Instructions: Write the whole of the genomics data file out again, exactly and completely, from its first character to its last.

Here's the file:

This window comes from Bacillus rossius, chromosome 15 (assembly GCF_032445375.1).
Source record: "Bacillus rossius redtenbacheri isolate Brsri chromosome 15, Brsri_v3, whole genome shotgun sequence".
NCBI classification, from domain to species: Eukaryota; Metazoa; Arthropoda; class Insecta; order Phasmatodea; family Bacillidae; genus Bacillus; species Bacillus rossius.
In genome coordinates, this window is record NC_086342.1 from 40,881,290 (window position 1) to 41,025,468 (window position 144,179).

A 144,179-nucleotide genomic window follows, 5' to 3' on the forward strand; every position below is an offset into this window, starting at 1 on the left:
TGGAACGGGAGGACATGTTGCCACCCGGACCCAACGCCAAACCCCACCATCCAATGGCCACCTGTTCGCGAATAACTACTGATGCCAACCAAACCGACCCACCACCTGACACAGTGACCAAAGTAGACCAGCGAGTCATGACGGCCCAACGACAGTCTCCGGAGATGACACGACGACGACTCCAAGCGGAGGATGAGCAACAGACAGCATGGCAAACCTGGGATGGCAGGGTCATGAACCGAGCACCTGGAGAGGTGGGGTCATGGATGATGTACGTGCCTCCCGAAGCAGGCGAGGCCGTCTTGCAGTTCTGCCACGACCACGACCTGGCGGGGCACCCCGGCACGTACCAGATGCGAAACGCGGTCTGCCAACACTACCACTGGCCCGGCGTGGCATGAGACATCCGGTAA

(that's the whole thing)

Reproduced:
This window comes from Bacillus rossius, chromosome 15 (assembly GCF_032445375.1).
Source record: "Bacillus rossius redtenbacheri isolate Brsri chromosome 15, Brsri_v3, whole genome shotgun sequence".
NCBI classification, from domain to species: Eukaryota; Metazoa; Arthropoda; class Insecta; order Phasmatodea; family Bacillidae; genus Bacillus; species Bacillus rossius.
In genome coordinates, this window is record NC_086342.1 from 40,881,290 (window position 1) to 41,025,468 (window position 144,179).

A 144,179-nucleotide genomic window follows, 5' to 3' on the forward strand; every position below is an offset into this window, starting at 1 on the left:
TGGAACGGGAGGACATGTTGCCACCCGGACCCAACGCCAAACCCCACCATCCAATGGCCACCTGTTCGCGAATAACTACTGATGCCAACCAAACCGACCCACCACCTGACACAGTGACCAAAGTAGACCAGCGAGTCATGACGGCCCAACGACAGTCTCCGGAGATGACACGACGACGACTCCAAGCGGAGGATGAGCAACAGACAGCATGGCAAACCTGGGATGGCAGGGTCATGAACCGAGCACCTGGAGAGGTGGGGTCATGGATGATGTACGTGCCTCCCGAAGCAGGCGAGGCCGTCTTGCAGTTCTGCCACGACCACGACCTGGCGGGGCACCCCGGCACGTACCAGATGCGAAACGCGGTCTGCCAACACTACCACTGGCCCGGCGTGGCATGAGACATCCGGTAA